Controlling Processes with Analog Inputs: New Potentiometer Lineup

January 18, 2023 by Shawn Dietrich

CUI Devices has expanded its product line of motion and control components, offering a new family of shaft and shaftless potentiometers that come in different varieties with varying resistance ratings.

CUI Devices is a manufacturer of electronic components, supplying products for motion and control applications, as well as relays, switches, sensors, thermal management, and audio solutions. Their product line is always expanding, including a recently announced addition to their lineup of potentiometers. 


What is a Potentiometer?

You may not realize it, but potentiometers are used in a variety of applications, and it's likely that you have used them in your daily routine. They are used as volume control on audio equipment, controlling frequency on variable frequency drives, adjusting the PWM speed of DC motor drives, and setting process variable set points. Potentiometers are mainly used when you want to add a variable setting with one control. A potentiometer is simply a variable resistor. Sometimes these potentiometers are built directly into the devices from the manufacturer, but many of them are connected to analog input terminals by end users for control of certain applications.

As the potentiometer is rotated in one direction, the resistance will either rise or fall, depending on the direction the potentiometer was rotated. As the resistance increases, the voltage across the potentiometer will fall, and the opposite for when the resistance is reduced. Within the control system, this voltage is monitored and scaled into engineering units. A great example is a soundboard that you might see in a recording studio. Soundboards have many potentiometers for setting different sound effects and levels.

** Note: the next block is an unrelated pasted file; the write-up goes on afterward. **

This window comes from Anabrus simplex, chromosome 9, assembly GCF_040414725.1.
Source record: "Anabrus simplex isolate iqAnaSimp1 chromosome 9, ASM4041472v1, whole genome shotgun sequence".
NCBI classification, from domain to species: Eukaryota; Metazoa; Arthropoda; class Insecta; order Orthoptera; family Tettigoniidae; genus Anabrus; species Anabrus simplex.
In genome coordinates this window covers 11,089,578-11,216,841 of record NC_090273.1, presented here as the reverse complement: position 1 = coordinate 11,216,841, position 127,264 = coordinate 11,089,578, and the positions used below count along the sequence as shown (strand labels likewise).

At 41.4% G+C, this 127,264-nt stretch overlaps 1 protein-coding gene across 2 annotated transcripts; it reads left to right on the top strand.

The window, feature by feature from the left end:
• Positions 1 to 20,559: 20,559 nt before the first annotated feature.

CUI Devices PT and PTN Family of Potentiometers

CUI Devices' new family of shaft and shaftless rotary potentiometers. Image used courtesy of CUI Devices


PT and PTN Rotary Potentiometers

The new family of potentiometers from CUI Devices comes in different varieties with varying resistance ratings. A typical potentiometer will have a power rating in watts and a max resistance rating in ohms and have a shaft that, when turned, will lower or raise the resistance. The PTN series is a shaftless potentiometer that uses an external actuator that is magnetically coupled to the internal position element which reads the position of the actuator. The shaftless design can be used in washdown or harsh environments because there are no exposed moving parts. 

Both the PT and PTN potentiometers range in resistance from 1 - 2000 kΩ and range in power ratings from 0.05, 0.15, and .020 W. They come in the typical sweep formats of linear, logarithmic, or reverse logarithmic tapers and have a rotational life of 10,000 cycles. Both families come in three rotation models: 235, 265, and 280 degrees and can be either crimped pins or straight pins.


potentiometer applications include volume control on audio equipment or controlling frequency on VFDs

Potentiometers are used as volume control on audio equipment or controlling frequency on VFDs. Image used courtesy of Evija


Application of a Potentiometer

Switches are great when you want to know an on or off state of one input signal, but sometimes you need an analog value from an operator—potentiometers are a great way to allow operators or users the ability to set variable states from one input device. Potentiometers can also be used as control of a pointer within a simple HMI for a control device. 

To use a potentiometer in the above-mentioned cases, we need to apply a voltage and then measure the voltage coming out of the potentiometer. This voltage can be scaled to whichever unit we want. For a volume application, the range might be from 0 to 100, for an HMI application the range might be from 1 to 10 menu options. The scaling math will take place within the control system program. 

Selecting the correct potentiometer is important, if the resistance is too large for the voltage being used, you might not get a granular change in the output voltage. If the resistance is too low, you may not see a change in voltage at all. Always do the proper voltage drop calculations for this listed resistance before ordering.